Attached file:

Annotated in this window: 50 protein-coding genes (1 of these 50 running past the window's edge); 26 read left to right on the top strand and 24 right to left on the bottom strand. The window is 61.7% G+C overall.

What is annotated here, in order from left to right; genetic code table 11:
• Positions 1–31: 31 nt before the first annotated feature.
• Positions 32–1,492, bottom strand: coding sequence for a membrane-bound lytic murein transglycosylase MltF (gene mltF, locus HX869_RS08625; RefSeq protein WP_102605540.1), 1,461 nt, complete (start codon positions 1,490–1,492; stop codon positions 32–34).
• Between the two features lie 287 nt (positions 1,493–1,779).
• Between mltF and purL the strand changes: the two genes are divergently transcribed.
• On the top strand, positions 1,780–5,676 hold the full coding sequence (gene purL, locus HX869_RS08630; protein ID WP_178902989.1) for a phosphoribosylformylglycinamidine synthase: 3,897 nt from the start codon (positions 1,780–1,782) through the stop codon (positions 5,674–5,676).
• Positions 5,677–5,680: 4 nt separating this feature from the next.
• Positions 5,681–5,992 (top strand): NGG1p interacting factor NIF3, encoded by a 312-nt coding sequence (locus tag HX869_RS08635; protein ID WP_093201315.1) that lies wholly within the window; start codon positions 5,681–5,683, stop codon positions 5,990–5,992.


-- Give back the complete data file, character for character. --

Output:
Annotated in this window: 50 protein-coding genes (1 of these 50 running past the window's edge); 26 read left to right on the top strand and 24 right to left on the bottom strand. The window is 61.7% G+C overall.

What is annotated here, in order from left to right; genetic code table 11:
• Positions 1–31: 31 nt before the first annotated feature.
• Positions 32–1,492, bottom strand: coding sequence for a membrane-bound lytic murein transglycosylase MltF (gene mltF, locus HX869_RS08625; RefSeq protein WP_102605540.1), 1,461 nt, complete (start codon positions 1,490–1,492; stop codon positions 32–34).
• Between the two features lie 287 nt (positions 1,493–1,779).
• Between mltF and purL the strand changes: the two genes are divergently transcribed.
• On the top strand, positions 1,780–5,676 hold the full coding sequence (gene purL, locus HX869_RS08630; protein ID WP_178902989.1) for a phosphoribosylformylglycinamidine synthase: 3,897 nt from the start codon (positions 1,780–1,782) through the stop codon (positions 5,674–5,676).
• Positions 5,677–5,680: 4 nt separating this feature from the next.
• Positions 5,681–5,992 (top strand): NGG1p interacting factor NIF3, encoded by a 312-nt coding sequence (locus tag HX869_RS08635; protein ID WP_093201315.1) that lies wholly within the window; start codon positions 5,681–5,683, stop codon positions 5,990–5,992.